Posts Tagged ‘Great Western Private Eye Association’



July 29th, 2018 Posted 9:03 am

On Sundays we’ve been doing beginnings – all the Peter Abrahams books in chronological order, including those written under the Spencer Quinn pen name. Here from 2011 – #27, THE DOG WHO KNEW TOO MUCH, 4th in the Chet and Bernie series. (Note – the picture of Chet on the cover represents the publisher taking a rather experimental approach.)

[“Outstanding….Quinn (suspense novelist Peter Abrahams) manages to sell the conceit of a literate canine narrator by dint of intelligent writing and on-the-mark pacing and tone.”

–“Publishers Weekly” (starred review)]

Was I proud of Bernie or what?

True, he’d been pretty nervous going into this gig. I can always tell when Bernie’s nervous – which hardly ever happens, and never when we’re in action – because his smell sharpens a bit, although it’s still the best human smell there is, apples, bourbon, salt and pepper; but now, up on the stage, he was doing great.

“Which, um,” he was saying, “reminds me of a joke. “Sort of. Maybe not a joke,” he went on, turning a page, “more like a – “ and at that moment the whole wad of papers somehow jumped out of his hands, all the pages gliding down in different directions. He bent and started gathering them up. That gave me a chance, sitting a few rows back, to recoy or recon – or something like that – the joint, always important in our line of work, as Bernie often said.


Chetspeak on Sunday


October 6th, 2013 Posted 8:50 am

Bernie said nothing. Silence is a tool. He’s told me that, and more than once. I love it every time he tells me, no matter what it means.

Silence, silence, and then the dude filled it in. Filled it in with talk, which is what usually happens. Once or twice a special silence of Bernie’s has gotten filled in with gunfire, but this dude’s hands were still empty. “My name’s Rugh,” he said. “Cale Rugh. I’m with Donnegan’s, Houston office.”

“Uh-huh,” said Bernie, Donnegan’s being a sort of competitor, but way bigger. We’d met some of their agents at the Great Western Private Eye convention a while back. Bernie gave the keynote speech, and it couldn’t have gone better – the Mirabelli brothers and all those other guys at the back and down the sides plus a few in front must have been real tired to have zonked out the way they did – but I didn’t remember this dude.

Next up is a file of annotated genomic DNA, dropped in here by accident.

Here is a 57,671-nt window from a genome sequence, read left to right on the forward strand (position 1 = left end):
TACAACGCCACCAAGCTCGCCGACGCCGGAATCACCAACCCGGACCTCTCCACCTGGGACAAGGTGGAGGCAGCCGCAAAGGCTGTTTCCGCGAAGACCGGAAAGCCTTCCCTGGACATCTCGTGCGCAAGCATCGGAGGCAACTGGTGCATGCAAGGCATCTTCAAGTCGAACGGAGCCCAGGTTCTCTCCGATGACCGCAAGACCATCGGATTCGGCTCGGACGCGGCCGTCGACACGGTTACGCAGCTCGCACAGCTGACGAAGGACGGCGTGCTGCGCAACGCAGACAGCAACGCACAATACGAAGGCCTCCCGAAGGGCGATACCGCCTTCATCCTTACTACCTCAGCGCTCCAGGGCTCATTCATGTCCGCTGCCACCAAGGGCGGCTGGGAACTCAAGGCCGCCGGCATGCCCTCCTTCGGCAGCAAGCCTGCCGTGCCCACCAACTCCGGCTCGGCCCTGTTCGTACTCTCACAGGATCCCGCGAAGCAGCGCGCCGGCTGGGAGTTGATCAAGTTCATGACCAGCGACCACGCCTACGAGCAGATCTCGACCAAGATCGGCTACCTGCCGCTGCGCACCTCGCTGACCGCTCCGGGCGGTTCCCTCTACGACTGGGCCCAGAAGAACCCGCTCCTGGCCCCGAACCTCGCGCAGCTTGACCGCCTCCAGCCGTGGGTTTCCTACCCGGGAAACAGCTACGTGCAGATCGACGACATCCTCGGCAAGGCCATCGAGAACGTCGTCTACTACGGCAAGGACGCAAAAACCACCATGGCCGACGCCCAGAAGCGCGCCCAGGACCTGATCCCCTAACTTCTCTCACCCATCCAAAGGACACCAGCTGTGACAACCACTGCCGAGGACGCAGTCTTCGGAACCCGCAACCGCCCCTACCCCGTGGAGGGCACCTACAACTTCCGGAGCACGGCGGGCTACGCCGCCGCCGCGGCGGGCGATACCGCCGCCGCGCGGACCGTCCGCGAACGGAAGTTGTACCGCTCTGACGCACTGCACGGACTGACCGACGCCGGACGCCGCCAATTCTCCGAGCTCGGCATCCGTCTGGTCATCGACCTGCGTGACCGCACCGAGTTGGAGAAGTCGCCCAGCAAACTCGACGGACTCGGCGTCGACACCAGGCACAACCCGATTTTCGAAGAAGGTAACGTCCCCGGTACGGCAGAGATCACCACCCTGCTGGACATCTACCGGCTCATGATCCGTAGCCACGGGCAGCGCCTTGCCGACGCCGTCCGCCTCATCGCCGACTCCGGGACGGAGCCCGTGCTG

“Somewhere we could go for a quick talk?” Rugh said.

“Here is good,” Bernie said.

“It’s confidential.”

“We’ll talk in low voices.”

Rugh smiled, showing a lot of white teeth, not small for a human. His eyes showed nothing. “They warned me about you.”

“Who’s they?”

“Colleagues. They said you’re a difficult son of a bitch. But you know what I told them?”

“That anyone who’s any good in this business is a difficult son of a bitch,” Bernie said.

– from The Sound and the Furry.

Welcome Shane & Carmen Miranda, Milo at the pumpkin patchsilkence, 2 beachfront dudes, 2 dudes from MI, Daisy.


P.G. Wodehouse and Us


May 3rd, 2012 Posted 8:57 am

“Remember the scene at the beginnning of The Dog Who Knew Too Much?” Admin says. “Where Bernie addresses the Great Western Private Eye Association?”

“I do, as it happens,” says Spence.

“When you wrote that, did you have in mind Gussie Fink-Nottle’s speech at the Market Snodsbury Grammar School awards day ceremony from Right Ho, Jeeves?”

“Depends what you mean by have in mind. I don’t think you can write that sort of scene without being aware of the Wodehouse version. But there are many differences, starting with the point of view, of course.”

“How about a bit of Bernie, from the opening of The Dog Who Knew Too Much? Maybe as he’s wrapping up:”

Bernie shuffled through the papers. “And I guess that more or less … brings us to the end of the prepared remarks.” What was the word for when humans talk but you can’t understand a thing? Muttering? Yeah. Bernie was muttering now. “Happy to take any questions,” he went on, or something like that.

There were no questions.

“Well, then, it’s time to, uh … thanks. Yeah. Thanks. You’ve been a great, um.” Bernie raised his hand in a funny sort of wave, a page or two flying free, and started walking off the stage. Then came the applause. I heard it for sure, but my sense of hearing’s probably better than yours, no offense.



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